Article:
The Chair (Mr. Will Bouma): The government has no further questions.

Moving to the opposition side: You have 15 minutes. We will begin with member Bourgouin.

Mr. Guy Bourgouin: Merci. With a name like Peter-Paul Du Vernet, do you speak French?

Mr. Peter-Paul Du Vernet: Oh, no. I was asked that, actually, at the time of my interview. My spoken French isn’t very strong. I can read and I can write, but my spoken French has lagged because I really haven’t kept it up. I apologize.

Mr. Guy Bourgouin: No, you don’t have to apologize. I just wanted to know because I would have asked you a few questions in French, but it’s fine.

Mr. Peter-Paul Du Vernet: I had some clients from the Ottawa Valley who were just completely incomprehensible to me, so I apologize for that as well.

Mr. Mike Harris: Try Hearst.


Mr. Guy Bourgouin: Try my region; that’s a good one.

What’s your main motivation for this appointment?

Mr. Peter-Paul Du Vernet: As I indicated in answer to some of the previous questions, my main motivation is to contribute. I’ve looked for places to contribute. I served out—I shouldn’t say served out; that’s an inappropriate way to put it. I spent time with Alpine Ontario and was very happy with what I did there and with the outcome and the results, and it’s now on a trajectory which I would not have imagined when I started.

The LAT seemed to me to be appropriate to my skills, so that’s my motivation for applying. It’s a place I can contribute and it’s, in the vernacular, up my alley.

Mr. Guy Bourgouin: The LAT has come under fire from the Ontario Trial Lawyers Association with serious conflict-of-interest allegations. It has been reported that there have been LAT adjudicators who have made insurance-friendly decisions and then accepted offers of employment from insurance companies. As a member of the LAT, how will you approach and find solutions for these allegations?

Mr. Peter-Paul Du Vernet: Well, I don’t think finding solutions for the allegations is within the purview of the members of the LAT.

I’ve seen those allegations reported in the press. I have no such connections whatsoever. I’ve been through a conflict vetting, and I don’t have any conflicts of which I’m aware. If I were to come across any conflicts, we’ve got a protocol in place to protect against any appearance of unfairness—because the old adage is that justice must not only be done, but be seen to be done. So it’s the appearance that is important. That’s why I say that the most important thing is that the parties understand what happened and that they appreciate that they have been heard, their position has been understood, and they understand why the result was obtained.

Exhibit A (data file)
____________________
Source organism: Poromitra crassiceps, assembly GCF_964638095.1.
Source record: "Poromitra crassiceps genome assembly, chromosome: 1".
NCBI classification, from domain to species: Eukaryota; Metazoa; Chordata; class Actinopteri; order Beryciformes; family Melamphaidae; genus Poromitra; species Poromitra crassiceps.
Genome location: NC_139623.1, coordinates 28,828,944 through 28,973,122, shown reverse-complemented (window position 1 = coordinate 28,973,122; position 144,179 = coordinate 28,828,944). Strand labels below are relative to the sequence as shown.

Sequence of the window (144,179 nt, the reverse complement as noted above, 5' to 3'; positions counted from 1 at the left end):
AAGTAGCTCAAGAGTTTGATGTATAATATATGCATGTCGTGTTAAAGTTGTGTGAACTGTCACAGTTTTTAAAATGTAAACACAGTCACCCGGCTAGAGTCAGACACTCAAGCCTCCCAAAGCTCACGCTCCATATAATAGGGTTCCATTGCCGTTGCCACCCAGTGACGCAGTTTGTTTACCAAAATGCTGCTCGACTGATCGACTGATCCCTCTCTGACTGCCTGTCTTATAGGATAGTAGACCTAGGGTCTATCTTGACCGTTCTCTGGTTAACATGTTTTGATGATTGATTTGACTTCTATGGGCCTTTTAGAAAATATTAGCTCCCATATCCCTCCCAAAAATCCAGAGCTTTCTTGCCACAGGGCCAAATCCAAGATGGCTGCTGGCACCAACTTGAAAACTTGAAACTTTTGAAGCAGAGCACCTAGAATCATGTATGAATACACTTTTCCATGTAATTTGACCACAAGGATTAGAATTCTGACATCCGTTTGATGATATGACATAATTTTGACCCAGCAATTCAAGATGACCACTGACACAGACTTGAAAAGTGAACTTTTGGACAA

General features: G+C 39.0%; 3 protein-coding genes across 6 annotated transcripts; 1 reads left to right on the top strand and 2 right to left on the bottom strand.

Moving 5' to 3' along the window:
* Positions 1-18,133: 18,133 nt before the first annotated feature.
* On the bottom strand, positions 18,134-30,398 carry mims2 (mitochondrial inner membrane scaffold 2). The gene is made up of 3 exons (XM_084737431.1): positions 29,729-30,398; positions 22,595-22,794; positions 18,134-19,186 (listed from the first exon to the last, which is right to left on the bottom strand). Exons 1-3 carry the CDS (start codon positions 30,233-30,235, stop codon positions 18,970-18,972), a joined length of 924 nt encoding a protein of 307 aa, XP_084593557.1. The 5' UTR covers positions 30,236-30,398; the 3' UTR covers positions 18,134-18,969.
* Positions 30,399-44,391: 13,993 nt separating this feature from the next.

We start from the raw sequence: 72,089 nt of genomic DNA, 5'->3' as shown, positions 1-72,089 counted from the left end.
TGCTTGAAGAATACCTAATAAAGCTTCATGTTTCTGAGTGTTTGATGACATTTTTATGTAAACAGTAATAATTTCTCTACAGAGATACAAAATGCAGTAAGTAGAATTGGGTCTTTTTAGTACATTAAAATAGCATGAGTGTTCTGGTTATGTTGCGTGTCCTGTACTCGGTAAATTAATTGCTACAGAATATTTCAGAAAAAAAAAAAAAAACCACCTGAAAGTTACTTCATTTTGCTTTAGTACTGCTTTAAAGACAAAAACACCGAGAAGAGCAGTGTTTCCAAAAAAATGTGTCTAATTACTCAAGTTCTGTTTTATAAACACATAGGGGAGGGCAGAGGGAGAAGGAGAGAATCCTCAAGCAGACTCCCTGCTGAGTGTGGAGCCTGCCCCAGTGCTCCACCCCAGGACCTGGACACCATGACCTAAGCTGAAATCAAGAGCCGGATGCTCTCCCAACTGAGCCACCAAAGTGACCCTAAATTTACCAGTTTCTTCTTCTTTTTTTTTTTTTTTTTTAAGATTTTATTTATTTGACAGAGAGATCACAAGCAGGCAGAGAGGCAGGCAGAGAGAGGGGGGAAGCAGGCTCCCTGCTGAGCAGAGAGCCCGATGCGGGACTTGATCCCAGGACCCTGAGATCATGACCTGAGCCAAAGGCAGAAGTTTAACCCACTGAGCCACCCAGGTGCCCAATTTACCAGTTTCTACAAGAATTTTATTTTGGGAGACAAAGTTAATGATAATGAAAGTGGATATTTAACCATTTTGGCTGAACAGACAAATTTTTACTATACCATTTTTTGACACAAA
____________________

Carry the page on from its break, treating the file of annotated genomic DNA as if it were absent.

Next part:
Mr. Guy Bourgouin: A recent article published by the Investigative Journalism Foundation said that an exclusive data analysis revealed that a majority of tribunal members have Conservative ties—members who do appear in front of this committee.

Would you say you have ties to the Conservative parties, federally and provincially?

Mr. Peter-Paul Du Vernet: None that I’m aware of.

Mr. Guy Bourgouin: The Licence Appeal Tribunal is currently falling behind—and you did speak a little bit about trying to give decisions as quickly as possible, within time—on their goals in Q1 and Q2 of 2022 and 2023 in three categories:

—decisions issued within 90 calendar days from the conclusion of the hearing: target 80%, actual percentage 64%;

—percentage of cases within the 12-month life cycle of the LAT: target 80%, actual percentage 69%;

—percentage of cases that are resolved through alternative dispute resolution, in whole or in part, with the LAT: target 80%, actual percentage 45%.

What expertise do you offer to help the LAT reach these goals?

Mr. Peter-Paul Du Vernet: Well, I can’t comment on the statistics; I have not seen them, and I don’t know where they derive from. But I can tell you again, as I indicated in answers to the questions and as I indicated in my opening, that I am accustomed to working against timelines and with timetables, and delivering timely material and results. We sometimes have very tight timelines in the litigation types which I’m involved with. That’s what I would bring to the LAT. I don’t see that I would have any difficulty with that whatsoever.

I appreciate that there’s a very high volume of cases, and I expect that it will increase as more first instance tribunals come under the jurisdiction of the LAT.

So that’s what I would hope to contribute.

The Chair (Mr. Will Bouma): Member Harden, you have just over 10 minutes left.

Mr. Joel Harden: Thank you, sir, for being here this morning and for your interest in the province and this really important appeals body.

You were very succinct in your introduction, and I’m wondering if you could, for the benefit of the committee, give us a little bit more context about, as you’re seeking this position, a challenging circumstance you could imagine happening and how you might handle it. You’ve been practising law for a long time. You mentioned that people not only need to know why an appeal was unsuccessful; the successful party needs to have that disclosure as well. Could you add a little bit more context so we have a really great idea about a particular instance that could happen, a hypothetical situation, and how you might resolve it?